Bangladesh’s Awami League government has been piling much pressure on India to arrest a blogger Asaduzzaman Noor who has been staying in India incognito and fiercely attacking Hasina and her ministers, especially information minister Dr Hasan Mahmud for allegedly undermining the secular fabric of the country.

Noor alleges the Bangladesh Deputy High Commission in Calcutta has been spearheading efforts to pressurize Indian police and intelligence to nab him and claims he has support from the “Indian people, specially secular elements” to let him stay in India to avoid targeting by the government and the Islamist radicals.

Police in Bangladesh have been seeking to arrest human rights activist and secular blogger Asaduzzaman Noor, also known as Asad Noor,  after new criminal charges were brought against him on July 14 this year  for ‘spreading rumours’ and ‘defaming Islam’ via a Facebook video.

In the video in question, Noor speaks in support of a Buddhist monk who has been critical of the government for its decision to illegally appropriate a Buddhist temple in Chittagong. He also defends a pro-LGBTI educational platform, in a country where it remains illegal to be LGBTI.

The Digital Security Act 2018 (DSA) under which Noor was charged acts as a de facto blasphemy law.

Human Rights activists blame the Bangladeshi government as a draconian tool to curb freedom of expression and silence its critics– a charge the Hasina government stoutly denies.

“In 2020 alone, individuals accused under the Act have been arbitrarily arrested, forcibly disappeared, held in pretrial detention for indefinite periods and in some cases, tortured,” alleged the Humanists International.

Noor has previously been targeted under the DSA’s predecessor, the 2013 Information and Communication Technology (ICT) Act. In January 2017, the then 25-year-old was arrested at Dhaka airport and charged with defamation of religion for content he had posted on social media.

Though released briefly on bail in August 2018, he was subsequently re-arrested after a radical Islamic organization known as Hefazat-e-Islam Bangladesh called for him to be imprisoned and subjected to the death penalty.

He was only released from prison again in January 2019. These charges against him remain outstanding and the activist has since then fled into India.

Police threaten Noor’s family 

While Noor remains in hiding due to the threats on his life by Muslim fundamentalists and moved to Calcutta, his family in Bangladesh have become a target for harassment by the authorities. “In the days after his video was posted, police went to the Noor family home, abducted several members of his family, including his elderly parents, and detained them for 48 hours without charge,” said the Humanists International.

“Given the history of vigilante violence in Bangladesh, Humanists International is concerned that Noor’s family remains at risk of intimidation from the police as well as from followers of radical Islam seeking to exact revenge on Noor,” it said.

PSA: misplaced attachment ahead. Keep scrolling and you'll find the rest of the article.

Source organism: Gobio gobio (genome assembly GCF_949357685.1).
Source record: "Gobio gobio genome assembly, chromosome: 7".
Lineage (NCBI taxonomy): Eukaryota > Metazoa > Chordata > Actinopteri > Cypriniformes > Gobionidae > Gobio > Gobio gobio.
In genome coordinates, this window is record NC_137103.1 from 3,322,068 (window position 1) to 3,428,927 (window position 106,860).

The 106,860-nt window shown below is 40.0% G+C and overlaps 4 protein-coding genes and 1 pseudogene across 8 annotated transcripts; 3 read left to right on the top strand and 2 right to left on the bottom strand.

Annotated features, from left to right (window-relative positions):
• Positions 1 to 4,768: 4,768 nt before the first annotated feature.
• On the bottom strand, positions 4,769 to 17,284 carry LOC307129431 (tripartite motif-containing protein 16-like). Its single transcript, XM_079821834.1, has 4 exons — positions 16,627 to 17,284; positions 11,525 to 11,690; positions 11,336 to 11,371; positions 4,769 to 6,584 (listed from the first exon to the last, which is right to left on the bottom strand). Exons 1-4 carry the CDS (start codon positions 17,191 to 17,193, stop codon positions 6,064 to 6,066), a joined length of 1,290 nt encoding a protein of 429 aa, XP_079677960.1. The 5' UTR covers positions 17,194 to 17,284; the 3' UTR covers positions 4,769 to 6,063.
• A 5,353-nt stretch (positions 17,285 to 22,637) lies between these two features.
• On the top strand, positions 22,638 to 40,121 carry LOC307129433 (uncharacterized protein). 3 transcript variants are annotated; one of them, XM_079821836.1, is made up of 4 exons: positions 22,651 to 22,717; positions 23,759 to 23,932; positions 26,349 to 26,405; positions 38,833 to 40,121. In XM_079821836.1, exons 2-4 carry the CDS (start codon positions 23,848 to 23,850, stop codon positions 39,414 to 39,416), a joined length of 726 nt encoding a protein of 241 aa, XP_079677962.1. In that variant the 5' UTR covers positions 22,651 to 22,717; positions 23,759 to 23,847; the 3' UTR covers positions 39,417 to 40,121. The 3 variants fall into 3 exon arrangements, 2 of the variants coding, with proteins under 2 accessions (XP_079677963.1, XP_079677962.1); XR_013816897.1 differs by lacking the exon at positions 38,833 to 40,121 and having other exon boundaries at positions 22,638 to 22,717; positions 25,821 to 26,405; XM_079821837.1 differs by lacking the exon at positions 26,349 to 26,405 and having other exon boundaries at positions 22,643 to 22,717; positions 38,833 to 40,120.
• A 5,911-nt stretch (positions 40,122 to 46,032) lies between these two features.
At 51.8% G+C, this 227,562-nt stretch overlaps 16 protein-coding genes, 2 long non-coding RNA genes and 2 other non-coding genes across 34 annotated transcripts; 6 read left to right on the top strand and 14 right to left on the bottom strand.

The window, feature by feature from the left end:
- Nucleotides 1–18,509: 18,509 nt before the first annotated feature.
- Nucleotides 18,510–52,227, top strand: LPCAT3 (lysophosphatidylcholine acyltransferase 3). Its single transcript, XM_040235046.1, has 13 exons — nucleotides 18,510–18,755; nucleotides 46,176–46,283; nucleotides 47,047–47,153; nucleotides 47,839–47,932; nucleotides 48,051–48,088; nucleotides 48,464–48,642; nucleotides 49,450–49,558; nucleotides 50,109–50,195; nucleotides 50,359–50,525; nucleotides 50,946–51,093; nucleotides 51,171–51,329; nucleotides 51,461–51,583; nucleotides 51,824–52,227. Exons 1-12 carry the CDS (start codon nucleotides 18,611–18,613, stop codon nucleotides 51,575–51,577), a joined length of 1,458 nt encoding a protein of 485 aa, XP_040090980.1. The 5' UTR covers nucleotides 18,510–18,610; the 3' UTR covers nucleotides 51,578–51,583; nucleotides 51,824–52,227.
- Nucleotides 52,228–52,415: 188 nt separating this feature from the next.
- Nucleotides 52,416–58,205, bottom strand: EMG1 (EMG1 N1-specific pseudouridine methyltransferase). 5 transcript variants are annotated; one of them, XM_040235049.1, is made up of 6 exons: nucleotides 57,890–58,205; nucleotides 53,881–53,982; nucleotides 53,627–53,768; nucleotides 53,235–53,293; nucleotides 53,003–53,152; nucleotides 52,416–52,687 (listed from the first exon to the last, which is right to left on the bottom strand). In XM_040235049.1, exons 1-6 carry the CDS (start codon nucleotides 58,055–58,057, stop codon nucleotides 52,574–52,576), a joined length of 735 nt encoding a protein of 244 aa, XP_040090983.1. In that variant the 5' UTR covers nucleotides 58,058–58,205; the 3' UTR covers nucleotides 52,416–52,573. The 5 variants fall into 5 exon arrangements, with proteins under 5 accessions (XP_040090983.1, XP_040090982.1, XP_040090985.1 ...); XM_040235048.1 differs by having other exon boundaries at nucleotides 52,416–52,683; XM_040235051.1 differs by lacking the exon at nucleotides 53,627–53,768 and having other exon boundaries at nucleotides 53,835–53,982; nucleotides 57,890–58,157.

A history of violence in Bangladesh 

Between 2013 and 2016, Bangladesh experienced a wave of violence against bloggers, atheists, and secular intellectuals, which later extended to aid workers, minority religions and Muslims who opposed the ideology of extremist Islam. At least 30 people were murdered over this period, some even in broad daylight at the hands of men wielding machetes and knives.

But while Noor and his supporters in India and Bangladesh claim he is a peaceful activist who is being targeted by the government in breach of his right of freedom of expression and freedom of religion or belief, the Hasina government alleges he has “ISI connections” and ” is working to disturb communal relations in Bangladesh .”

“He is even attacking our Hon’Ble Prime Minister and senior ministers like Hasan Mahmud. He has attacked our Deputy High Commission for seeking to get him arrested and repatriated to stand trial in Bangladesh,” said a senior official of the Bangladesh Foreign Ministry.

“His targets are government functionaries, not the fundamentalists,” the official said but he was not willing to be named.

Humanists International calls on the Bangladeshi authorities to drop all charges against Noor under the abusive DSA and the ICT Act, and to end its illegal campaign of harassment and intimidation against Asad’s family members in breach of their basic human rights.

But Bangladesh Home Minister Asaduzzaman Khan Kamal is said to have spoken to “senior Indian ministers” seeking immediate police action to nab and repatriate Noor to stand trial in Bangladesh.

Kamal is particularly upset after Noor unleashed a barrage of social media posts against the government that has impacted far and wide.

Noor was arrested at the Dhaka airport on charges of writing blasphemous posts on social media in Dec 2017. He has been on the run after the head of an Islamic seminary filed a case against him on January 11 this year under the Information and Communication Technology (ICT) Act.

He was arrested from Hazrat Shahjalal International Airport in Dhaka while trying to board a Kathmundu-bound flight, a senior police official was quoted as saying. Immigration police said that Mr Noor was detained after his passport number raised red flag in the immigration system at the airport.

Noor was charged under Bangladesh’s strict internet laws and could face up to 14 years in jail if found guilty.

Hundreds of Muslims had staged demonstrations against Mr Noorfor the past few years after Bangladesh Islami Andolon Amtali unit President Mufti Omar Farooq filed the case against him in 2017.

In recent years, Islamist extremists have hacked to death a dozen bloggers, publishers and activists, and forced several others to flee the country. Following the attacks, the government launched a crackdown on extremist groups.

Subir Bhaumik

Subir Bhaumik is a Kolkata-based senior journalist. He can be reached at: